The Singaporean firm may take Islamabad to the Arbitration Court in London holding the government of Pakistan accountable for defaulting on its contractual obligations under the concession agreement in case of further delay in the transfer of said land, which is presently in possession of the Pakistan navy.

The Planning Commission's task force has recommended that the concession agreement can be revisited and the best option would be to cancel the agreement. In this case, penalty potential is estimated at only $8 to $10 million which can be negotiated with the port operator. It has also been recommended that viable alternatives for use of three berths at Gwadar be opted. It has also been recommended that there must be infrastructure available for attracting investment in petroleum storage, refinery, pipeline, oil filled related equipment, construction fabrication and repair etc. Logistics port concept should be introduced, with appropriate industries, according to the task force.

Gwadar Port was supposed to be connected by construction of road links and a timeframe of four years after reaching port operation agreement. Gwadar Port rail connectivity, which includes establishment of rail network with the rest of the country as well as with neighboring countries especially Afghanistan, and through Afghanistan to Central Asian Republics (CARs) as well as China, is expected in 10-15 years period.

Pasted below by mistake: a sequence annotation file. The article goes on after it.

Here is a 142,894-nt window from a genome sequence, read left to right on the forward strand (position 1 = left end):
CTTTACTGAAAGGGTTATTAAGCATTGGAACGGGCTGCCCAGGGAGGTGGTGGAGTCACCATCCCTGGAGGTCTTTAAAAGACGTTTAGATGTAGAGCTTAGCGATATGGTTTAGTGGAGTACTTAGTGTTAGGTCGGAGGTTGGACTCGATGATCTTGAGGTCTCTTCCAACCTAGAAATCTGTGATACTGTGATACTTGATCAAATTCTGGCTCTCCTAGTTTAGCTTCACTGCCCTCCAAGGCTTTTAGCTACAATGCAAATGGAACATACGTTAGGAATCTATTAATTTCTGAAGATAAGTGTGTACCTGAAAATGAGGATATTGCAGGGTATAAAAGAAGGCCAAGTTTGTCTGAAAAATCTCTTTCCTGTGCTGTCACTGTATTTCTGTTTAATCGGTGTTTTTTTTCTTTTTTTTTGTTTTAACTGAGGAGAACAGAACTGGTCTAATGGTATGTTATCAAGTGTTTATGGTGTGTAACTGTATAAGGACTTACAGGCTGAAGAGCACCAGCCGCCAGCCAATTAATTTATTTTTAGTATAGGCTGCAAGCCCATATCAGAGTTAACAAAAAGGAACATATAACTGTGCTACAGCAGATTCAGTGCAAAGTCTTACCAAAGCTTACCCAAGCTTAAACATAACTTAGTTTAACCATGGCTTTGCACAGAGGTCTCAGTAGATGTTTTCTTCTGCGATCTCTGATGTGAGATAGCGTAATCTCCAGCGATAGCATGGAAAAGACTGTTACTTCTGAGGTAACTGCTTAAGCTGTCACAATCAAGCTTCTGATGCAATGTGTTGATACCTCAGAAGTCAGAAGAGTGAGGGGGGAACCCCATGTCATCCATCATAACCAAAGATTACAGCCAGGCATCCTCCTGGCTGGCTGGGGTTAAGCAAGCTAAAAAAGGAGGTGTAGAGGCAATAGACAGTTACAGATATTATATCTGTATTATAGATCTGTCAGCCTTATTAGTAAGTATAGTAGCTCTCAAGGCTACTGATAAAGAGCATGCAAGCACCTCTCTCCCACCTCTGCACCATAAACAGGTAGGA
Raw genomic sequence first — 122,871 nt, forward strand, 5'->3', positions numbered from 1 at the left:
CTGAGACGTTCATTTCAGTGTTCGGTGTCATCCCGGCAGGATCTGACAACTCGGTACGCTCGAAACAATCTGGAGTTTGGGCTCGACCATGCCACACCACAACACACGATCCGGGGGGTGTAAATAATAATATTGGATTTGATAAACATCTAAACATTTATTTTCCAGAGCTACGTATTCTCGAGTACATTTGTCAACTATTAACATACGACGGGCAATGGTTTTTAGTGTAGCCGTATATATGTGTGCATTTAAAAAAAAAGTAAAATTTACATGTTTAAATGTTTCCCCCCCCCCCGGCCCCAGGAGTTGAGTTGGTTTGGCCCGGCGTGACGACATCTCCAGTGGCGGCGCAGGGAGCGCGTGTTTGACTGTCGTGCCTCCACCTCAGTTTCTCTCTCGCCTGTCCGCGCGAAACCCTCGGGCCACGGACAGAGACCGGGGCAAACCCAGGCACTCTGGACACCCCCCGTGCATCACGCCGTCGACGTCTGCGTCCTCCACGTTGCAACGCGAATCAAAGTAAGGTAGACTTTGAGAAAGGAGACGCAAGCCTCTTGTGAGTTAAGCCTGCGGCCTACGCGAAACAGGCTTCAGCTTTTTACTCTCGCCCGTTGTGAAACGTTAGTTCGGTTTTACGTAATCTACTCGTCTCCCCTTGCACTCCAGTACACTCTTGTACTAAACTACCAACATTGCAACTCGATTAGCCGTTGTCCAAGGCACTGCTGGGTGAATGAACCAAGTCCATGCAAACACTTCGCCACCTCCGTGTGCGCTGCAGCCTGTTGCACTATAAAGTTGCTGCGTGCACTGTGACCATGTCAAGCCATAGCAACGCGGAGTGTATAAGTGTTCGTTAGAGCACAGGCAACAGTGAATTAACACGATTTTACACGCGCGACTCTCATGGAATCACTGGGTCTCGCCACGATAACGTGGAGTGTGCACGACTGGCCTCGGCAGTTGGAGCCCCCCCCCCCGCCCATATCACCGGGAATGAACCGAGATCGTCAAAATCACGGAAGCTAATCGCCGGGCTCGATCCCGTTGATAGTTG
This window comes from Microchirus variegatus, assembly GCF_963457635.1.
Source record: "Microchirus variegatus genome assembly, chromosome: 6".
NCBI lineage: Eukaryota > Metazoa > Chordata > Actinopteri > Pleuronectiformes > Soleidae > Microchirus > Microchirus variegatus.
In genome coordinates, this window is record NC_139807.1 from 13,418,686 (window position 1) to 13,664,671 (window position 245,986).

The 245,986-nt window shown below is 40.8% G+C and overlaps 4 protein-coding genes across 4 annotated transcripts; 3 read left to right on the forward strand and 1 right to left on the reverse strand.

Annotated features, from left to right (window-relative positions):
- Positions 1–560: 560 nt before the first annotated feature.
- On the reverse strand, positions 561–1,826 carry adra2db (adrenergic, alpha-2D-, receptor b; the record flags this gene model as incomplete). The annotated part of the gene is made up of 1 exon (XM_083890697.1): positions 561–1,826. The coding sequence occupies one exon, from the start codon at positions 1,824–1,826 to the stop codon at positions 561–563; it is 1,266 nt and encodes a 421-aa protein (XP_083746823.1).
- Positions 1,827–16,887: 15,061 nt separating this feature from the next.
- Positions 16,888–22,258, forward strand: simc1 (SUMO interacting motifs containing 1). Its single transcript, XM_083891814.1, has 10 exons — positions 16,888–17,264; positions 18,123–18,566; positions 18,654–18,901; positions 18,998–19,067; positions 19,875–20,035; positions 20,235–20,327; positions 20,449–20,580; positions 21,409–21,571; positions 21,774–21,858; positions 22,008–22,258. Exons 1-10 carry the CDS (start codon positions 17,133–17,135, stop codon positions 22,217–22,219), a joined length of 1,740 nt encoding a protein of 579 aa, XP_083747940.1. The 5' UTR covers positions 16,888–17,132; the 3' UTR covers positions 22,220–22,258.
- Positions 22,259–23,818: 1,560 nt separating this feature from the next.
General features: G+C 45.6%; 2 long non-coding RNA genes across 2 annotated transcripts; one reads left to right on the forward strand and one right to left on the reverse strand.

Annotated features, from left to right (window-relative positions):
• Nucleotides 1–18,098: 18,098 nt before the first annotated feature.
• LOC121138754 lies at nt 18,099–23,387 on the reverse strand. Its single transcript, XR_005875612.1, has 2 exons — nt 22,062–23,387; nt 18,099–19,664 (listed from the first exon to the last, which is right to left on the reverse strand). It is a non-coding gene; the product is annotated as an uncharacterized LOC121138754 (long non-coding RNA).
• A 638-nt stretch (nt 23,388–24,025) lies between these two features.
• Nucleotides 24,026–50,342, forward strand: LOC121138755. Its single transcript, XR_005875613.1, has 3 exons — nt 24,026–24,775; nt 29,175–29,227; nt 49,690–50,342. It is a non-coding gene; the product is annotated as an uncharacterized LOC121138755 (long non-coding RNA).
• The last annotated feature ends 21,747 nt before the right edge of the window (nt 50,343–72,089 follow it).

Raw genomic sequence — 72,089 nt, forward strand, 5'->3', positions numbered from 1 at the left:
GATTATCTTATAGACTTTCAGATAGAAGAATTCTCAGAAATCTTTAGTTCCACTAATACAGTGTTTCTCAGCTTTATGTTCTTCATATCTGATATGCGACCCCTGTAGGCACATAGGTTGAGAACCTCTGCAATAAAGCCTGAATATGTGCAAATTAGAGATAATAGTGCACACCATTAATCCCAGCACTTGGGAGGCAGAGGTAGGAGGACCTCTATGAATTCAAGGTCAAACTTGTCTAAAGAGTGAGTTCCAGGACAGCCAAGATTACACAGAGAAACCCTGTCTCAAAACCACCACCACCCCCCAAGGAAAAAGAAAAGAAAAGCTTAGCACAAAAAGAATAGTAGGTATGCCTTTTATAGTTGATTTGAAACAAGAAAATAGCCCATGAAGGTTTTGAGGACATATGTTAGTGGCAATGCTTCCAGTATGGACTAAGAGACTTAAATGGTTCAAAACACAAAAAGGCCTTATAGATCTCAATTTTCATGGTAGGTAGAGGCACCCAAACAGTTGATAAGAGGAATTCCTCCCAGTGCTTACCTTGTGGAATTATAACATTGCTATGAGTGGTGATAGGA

The port is not viable for transshipment, as well as not for transit until Afghanistan and Western China are connected by road and rail with Gwadar. Prevailing uncertainty on political and security fronts in Afghanistan, Balochistan and Western China is also a setback for execution of these infrastructure projects.

In the absence of warehousing facility, no trans-shipment of containers activity can take place, as there is no backspace for containers storage. The port still lacks road and rail connectivity and its usage has so far been restricted to bulk cargo such as wheat and Urea. The cost of doing business at Gwadar is more than double, as all the cargo handlers charge double for their services at the far-located port. Each ton of the commodities in 71 vessels imported through Gwadar cost Islamabad at least Rs 2,500 extra on transportation and handling charges and PSA bore an expenditure of Rs 590 millions - which is more than double the revenue earned so far.